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Location: Toronto, Ontario, Canada

Writer/Curator/Founder of The Autism Acceptance Project. Contributing Author to Between Interruptions: Thirty Women Tell the Truth About Motherhood, and Concepts of Normality by Wendy Lawson, and soon to be published Gravity Pulls You In. Writing my own book. Lecturer on autism and the media and parenting. Current graduate student Critical Disability Studies and most importantly, mother of Adam -- a new and emerging writer.

“There is no hope unmingled with fear, and no fear unmingled with hope.” -- Baruch Spinoza

Friday, February 17, 2006

 

Drops in the Desert

One day a family drives to Haifa -- a son with cerebral palsy and a hearing aid. Thirty-six years ago, hearing aids were obvious – wires coming down from the ears and a box against the chest. Mother, father and son had to make a stop. Father got out and two young children, around the age of six, came out of a store and stared at the boy in the car with the hearing aid and mumbled something to themselves. Mother notices and says,

“Do you want to know what this is about?”

The children hesitated, unsure of what to expect.

“Come, let me show you,” she beckoned.

The children approached slowly while Mother took one of the earphones out of her son’s ear. The son couldn’t move, so Mother explained to the children why he couldn’t move and why he had the funny earphones with wires.

“Why did you do that?” asked an observer. “Do you think they will care?”

“It’s like a drop of water in the desert,” said the Mother. “Over time, there will be more drops and then something will grow.”

When it comes to creating tolerance and awareness in our society about disability, we are pouring drops in the desert. It seems like we’ll never get far, that our voices will never be heard, but over time the drops will become more frequent and we may have ourselves one fine oasis.

Dr. Nehama Baum has people with complex disabilities enter her centre. Some are suicidal, homicidal, and incredibly aggressive when they arrive. Most have come from complicated backgrounds, some even abusive – from families who have tried so hard to change them, and like putting a square peg into a round hole, we all know this is impossible. When they enter MukiBaum and are acknowledged for who they are, however, with schizophrenia, autism, and a number of other complex issues, they are able to calm down, learn and attain the quality of life I talked about in yesterday's post. When one is talking about autism in this context, I must also refer to other disabilities. I cannot interchange one for another when it comes to conversations about acceptance.

"If one can acknowledge the other’s voices in their heads and enter their inner world," (referring to schizophrenia) says Nehama, "they feel respected and become easier to reach." No matter what, Nehama wants to enable Identity in some of the most severe cases of disability you will ever hear about. Some continue to paint and have become quite prolific while others have used art as a therapeutic tool.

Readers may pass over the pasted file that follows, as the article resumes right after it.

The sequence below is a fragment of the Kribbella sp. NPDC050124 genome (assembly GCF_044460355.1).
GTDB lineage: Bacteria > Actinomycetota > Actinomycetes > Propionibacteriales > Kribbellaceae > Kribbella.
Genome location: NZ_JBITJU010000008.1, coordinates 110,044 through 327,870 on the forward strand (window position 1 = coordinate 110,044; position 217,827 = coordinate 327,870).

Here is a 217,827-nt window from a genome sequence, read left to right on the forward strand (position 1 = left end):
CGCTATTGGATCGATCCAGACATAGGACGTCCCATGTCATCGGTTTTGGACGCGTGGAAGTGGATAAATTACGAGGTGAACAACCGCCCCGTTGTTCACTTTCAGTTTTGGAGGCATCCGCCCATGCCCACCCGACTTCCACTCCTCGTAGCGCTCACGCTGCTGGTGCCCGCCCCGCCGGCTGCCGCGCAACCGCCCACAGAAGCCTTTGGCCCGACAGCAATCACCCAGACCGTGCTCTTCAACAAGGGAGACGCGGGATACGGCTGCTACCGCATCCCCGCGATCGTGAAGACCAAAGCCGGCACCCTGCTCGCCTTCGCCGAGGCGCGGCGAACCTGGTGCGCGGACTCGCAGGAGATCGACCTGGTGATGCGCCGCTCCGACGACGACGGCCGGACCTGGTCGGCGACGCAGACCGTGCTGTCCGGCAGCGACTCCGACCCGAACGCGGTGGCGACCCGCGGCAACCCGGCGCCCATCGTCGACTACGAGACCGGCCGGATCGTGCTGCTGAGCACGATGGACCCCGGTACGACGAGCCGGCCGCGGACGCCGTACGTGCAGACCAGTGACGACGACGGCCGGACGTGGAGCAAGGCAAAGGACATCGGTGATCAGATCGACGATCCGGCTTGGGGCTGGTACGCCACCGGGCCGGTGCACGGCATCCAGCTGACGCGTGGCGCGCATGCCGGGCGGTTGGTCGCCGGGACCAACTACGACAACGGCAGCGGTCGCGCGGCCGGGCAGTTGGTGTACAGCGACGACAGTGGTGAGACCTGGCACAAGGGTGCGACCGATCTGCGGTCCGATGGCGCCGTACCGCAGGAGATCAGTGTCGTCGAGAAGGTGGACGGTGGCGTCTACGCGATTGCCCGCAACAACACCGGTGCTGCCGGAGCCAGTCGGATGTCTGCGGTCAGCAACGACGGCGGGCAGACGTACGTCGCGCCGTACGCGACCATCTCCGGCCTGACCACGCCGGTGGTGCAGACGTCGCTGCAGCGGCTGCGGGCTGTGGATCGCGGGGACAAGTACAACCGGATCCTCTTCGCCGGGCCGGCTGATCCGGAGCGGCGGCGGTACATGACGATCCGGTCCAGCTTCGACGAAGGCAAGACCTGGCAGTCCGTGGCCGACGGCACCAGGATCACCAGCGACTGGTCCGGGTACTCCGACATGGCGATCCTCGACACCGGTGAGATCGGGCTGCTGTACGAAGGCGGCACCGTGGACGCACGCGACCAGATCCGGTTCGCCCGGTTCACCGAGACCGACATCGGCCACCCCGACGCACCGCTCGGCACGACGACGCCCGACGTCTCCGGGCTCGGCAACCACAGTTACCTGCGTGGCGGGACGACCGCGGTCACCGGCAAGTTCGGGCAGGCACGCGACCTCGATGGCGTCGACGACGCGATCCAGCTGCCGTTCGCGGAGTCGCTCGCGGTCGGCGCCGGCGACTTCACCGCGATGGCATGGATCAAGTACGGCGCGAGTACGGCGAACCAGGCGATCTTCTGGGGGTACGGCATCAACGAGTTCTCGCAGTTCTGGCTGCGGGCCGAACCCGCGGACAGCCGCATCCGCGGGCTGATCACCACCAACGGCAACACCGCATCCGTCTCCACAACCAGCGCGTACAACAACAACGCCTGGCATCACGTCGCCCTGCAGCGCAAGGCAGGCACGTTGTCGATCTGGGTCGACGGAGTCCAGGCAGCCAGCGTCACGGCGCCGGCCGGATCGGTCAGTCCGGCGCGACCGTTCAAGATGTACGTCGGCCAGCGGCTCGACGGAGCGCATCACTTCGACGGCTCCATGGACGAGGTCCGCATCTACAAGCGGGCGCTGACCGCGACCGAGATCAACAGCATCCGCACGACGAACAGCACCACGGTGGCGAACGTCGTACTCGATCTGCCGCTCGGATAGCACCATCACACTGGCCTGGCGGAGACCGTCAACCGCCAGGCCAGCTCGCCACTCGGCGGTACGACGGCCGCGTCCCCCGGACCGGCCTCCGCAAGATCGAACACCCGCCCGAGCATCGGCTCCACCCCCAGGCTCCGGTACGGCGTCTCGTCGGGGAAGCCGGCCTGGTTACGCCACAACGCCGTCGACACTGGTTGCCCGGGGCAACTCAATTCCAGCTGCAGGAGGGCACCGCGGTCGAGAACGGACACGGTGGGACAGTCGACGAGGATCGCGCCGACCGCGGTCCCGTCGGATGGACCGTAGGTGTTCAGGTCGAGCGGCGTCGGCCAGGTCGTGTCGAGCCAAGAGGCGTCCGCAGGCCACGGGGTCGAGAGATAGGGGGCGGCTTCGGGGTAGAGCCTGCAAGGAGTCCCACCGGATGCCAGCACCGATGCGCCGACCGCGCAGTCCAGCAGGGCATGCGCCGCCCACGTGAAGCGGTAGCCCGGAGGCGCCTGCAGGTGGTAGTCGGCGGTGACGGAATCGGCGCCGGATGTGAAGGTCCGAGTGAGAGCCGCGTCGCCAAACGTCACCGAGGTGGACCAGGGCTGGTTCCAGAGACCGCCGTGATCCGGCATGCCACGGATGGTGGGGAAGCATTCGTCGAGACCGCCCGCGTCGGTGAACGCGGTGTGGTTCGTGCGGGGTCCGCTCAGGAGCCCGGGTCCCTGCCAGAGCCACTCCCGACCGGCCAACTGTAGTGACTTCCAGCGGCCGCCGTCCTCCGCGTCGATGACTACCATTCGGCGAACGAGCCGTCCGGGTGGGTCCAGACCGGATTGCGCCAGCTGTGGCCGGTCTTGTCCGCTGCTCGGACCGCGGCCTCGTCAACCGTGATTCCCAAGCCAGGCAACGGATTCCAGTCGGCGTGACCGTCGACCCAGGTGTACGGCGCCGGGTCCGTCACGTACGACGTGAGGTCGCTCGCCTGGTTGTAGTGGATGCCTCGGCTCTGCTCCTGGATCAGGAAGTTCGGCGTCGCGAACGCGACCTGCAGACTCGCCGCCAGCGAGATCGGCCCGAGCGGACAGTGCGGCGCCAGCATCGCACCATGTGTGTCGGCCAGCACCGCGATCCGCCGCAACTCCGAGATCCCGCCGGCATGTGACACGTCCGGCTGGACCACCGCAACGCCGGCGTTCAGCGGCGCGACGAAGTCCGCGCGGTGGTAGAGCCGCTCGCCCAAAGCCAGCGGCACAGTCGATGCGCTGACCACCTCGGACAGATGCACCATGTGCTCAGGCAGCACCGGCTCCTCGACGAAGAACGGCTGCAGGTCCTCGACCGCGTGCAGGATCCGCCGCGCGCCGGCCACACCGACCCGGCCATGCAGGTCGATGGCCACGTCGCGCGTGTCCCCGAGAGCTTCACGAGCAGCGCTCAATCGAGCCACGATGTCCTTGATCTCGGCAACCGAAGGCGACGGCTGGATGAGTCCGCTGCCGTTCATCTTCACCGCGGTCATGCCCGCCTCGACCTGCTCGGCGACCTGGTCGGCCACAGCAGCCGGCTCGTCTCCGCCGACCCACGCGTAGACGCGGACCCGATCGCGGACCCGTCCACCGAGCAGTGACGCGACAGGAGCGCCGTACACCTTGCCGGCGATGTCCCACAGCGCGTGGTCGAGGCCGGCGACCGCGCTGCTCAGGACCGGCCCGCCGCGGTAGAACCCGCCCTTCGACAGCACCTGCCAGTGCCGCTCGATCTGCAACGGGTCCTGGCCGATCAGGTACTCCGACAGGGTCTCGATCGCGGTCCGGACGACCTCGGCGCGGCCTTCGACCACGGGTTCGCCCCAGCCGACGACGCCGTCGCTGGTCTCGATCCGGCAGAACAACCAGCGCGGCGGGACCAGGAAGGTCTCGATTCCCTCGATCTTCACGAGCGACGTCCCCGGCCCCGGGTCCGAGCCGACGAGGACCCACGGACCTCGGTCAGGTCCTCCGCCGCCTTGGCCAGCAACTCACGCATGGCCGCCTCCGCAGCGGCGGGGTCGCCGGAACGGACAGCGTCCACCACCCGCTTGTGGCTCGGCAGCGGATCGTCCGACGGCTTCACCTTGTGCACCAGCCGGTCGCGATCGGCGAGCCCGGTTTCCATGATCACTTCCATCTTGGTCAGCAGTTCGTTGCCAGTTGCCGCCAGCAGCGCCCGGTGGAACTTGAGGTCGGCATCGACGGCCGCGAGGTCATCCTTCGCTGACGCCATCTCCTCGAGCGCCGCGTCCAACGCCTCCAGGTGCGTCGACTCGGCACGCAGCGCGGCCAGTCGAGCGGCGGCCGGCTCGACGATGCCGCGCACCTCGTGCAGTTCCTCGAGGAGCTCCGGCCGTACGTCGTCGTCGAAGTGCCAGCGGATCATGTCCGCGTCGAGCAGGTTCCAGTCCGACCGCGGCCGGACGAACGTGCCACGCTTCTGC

Jordan, from MukiBaum Centre for Complex Disabilities has 5 diagnosis'. One of them is schizophrenia. Posted by Picasa

So why am I going on about this? I do so to continue to raise awareness and will be setting up an organization to do this. I am organizing another big arts event this October -- so far featuring Donna Williams, Michael Moon, Mukibaum patients, and Jonathan Lerman. I will be seeking more -- email me if you’re interested. We are all bricklayers – we need to build the bridge between the world of disability and the rest of us. As Autistic Bitch from Hell states (I love her writing, but hey, can you change your name…you are hardly a bitch), the true meaning of Neurotypical is that there is, in fact, no such thing as normal:

"The neurodiversity movement is based on the belief that there is no such thing as normal when it comes to the human mental landscape. The neurotypical person simply does not exist. Together we display a wide variety of neurological behaviors and abilities..."

Consider that for a moment so we can stop creating that lingual and conceptual divide between “us and them.”

And the drops in the desert story? It belongs to Dr. Nehama Baum.

4 Comments:

Blogger Kristina Chew said...

Thank you for sharing the "drops in the desert story"---the very notion of "normal" and of a "norm" did not always exist; it seems to have arisen with the rise of modernity.

Hope you will be posting pictures of the art from the show-----

5:44 PM  
Blogger Mom to Mr. Handsome said...

I love the analogy! I wish we had an ocean/forest of understanding for Autism!

Kristin

6:29 PM  
Blogger SquareGirl said...

This was a wonderful analogy for us...thank you again. I too would love to see pictures from the artshow!

9:00 PM  
Blogger Estee Klar-Wolfond said...

I will preview some and put a remainder on just before October.

Thanks for your interest!
Estee

8:37 AM  

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